I have discovered in myself very ambivalent feelings about what kind of child I would like to have. Intellectually I highly value intelligence, creativity, autonomy, self-directedness, but I have sometimes found of their manifestations in everyday life highly unpleasant to live with. One example. About a year ago we decided to get rid of our TV set. One reason was that Anne, just turned 4, seemed in danger of becoming addicted to it. Although we continued to restrict severely what she could watch, our restrictions were becoming a daily battleground with her.
One year later, both my husband and I are both convinced that both children has benefited greatly from its elimination. Their dramatic and imaginative play, to take but one example, has blossomed. Some days, however, when I observe what their rich fantasy play has done to our living room, I wonder if creativity is compatible with apartment living.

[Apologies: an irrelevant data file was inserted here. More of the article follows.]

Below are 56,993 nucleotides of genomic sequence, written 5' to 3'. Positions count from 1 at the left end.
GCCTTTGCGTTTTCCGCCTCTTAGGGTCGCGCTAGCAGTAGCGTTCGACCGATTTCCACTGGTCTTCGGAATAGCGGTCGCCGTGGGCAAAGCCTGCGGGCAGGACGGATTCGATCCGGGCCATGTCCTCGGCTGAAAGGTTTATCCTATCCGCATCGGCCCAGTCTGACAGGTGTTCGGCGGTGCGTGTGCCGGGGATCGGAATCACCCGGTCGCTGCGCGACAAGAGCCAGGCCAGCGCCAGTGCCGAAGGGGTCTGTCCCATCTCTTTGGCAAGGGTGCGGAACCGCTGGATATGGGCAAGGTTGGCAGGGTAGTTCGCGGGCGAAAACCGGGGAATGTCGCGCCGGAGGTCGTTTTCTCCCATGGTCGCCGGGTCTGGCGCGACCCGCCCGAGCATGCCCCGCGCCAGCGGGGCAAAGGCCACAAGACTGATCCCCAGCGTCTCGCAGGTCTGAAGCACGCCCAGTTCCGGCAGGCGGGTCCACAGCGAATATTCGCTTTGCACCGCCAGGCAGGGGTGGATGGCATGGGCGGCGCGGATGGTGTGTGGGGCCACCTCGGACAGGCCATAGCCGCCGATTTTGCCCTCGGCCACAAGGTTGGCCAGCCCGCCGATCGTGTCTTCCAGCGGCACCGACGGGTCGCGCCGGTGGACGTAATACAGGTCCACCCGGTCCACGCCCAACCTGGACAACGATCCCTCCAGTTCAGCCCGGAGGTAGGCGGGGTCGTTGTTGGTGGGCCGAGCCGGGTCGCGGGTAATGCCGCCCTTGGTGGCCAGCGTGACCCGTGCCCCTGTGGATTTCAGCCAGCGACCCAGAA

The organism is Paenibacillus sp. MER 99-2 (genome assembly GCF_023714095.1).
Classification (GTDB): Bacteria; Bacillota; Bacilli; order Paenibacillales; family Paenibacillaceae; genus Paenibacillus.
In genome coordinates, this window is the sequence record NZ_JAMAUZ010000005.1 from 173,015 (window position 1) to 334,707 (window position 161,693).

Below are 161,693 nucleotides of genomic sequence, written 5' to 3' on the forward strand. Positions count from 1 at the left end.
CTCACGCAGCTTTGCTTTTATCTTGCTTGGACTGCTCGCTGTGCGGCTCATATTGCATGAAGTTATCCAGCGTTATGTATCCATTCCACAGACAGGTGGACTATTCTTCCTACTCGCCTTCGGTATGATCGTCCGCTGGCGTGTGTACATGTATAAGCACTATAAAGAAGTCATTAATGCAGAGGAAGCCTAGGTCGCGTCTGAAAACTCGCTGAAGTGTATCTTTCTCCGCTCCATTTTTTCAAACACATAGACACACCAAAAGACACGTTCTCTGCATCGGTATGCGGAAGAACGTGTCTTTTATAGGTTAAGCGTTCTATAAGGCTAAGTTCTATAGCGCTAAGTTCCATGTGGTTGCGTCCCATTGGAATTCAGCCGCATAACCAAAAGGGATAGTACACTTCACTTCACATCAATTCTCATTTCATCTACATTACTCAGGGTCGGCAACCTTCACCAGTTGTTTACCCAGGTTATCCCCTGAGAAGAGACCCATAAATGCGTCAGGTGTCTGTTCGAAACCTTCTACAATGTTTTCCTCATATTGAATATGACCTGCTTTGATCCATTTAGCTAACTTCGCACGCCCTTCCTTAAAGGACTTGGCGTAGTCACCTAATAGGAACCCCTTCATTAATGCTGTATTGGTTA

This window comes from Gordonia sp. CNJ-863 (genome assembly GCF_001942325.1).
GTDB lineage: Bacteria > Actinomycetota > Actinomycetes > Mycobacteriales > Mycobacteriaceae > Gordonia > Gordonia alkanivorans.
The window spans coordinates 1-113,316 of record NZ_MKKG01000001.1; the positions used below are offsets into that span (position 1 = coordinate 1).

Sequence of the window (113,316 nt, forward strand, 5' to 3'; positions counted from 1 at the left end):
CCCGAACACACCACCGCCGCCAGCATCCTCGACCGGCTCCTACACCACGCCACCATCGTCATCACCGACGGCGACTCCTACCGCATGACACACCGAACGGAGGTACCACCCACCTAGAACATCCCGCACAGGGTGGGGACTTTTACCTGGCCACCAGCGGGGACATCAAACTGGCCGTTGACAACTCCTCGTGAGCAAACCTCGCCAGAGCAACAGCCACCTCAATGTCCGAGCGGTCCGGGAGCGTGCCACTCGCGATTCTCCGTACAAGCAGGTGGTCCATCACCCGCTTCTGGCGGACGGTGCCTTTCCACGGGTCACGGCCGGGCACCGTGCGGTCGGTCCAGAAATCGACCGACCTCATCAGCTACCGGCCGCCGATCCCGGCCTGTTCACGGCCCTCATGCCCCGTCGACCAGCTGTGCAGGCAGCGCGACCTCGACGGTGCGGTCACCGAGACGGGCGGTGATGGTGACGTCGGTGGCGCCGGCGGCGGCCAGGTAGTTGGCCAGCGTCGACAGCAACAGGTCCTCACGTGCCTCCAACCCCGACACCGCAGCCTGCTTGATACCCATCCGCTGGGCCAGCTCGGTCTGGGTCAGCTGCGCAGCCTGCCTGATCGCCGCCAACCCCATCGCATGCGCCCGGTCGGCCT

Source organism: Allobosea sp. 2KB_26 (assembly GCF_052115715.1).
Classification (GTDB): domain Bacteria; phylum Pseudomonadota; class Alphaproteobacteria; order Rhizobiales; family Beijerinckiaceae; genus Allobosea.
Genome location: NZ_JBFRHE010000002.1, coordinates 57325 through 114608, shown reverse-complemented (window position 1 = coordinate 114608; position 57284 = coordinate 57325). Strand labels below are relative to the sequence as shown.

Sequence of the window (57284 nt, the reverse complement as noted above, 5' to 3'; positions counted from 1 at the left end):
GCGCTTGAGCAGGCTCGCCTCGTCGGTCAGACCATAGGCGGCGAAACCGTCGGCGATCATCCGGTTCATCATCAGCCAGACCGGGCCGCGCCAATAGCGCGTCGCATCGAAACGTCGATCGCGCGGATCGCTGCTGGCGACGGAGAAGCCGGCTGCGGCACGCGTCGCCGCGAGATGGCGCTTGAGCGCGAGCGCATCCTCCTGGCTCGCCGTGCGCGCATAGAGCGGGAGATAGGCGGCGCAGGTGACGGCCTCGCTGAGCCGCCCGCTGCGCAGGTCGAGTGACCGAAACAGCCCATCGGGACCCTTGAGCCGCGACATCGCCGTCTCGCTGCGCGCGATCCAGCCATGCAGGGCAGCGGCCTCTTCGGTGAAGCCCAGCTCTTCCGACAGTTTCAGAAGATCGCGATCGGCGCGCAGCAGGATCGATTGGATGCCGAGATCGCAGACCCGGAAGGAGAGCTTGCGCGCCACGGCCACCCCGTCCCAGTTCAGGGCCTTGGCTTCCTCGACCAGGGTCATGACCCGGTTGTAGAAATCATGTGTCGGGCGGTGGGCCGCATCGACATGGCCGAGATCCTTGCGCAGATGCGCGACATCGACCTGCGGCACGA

Sometimes I fear what I really want is intensely individualistic, creative children, who will never embarrass me in public, who will convince elderly ladies in the elevator that I am the perfect mother.
In New York City, I am never in private. I don’t have a car to hide in when the kids are out of control. I live on the 20th floor. That elevator ride can feel like hours.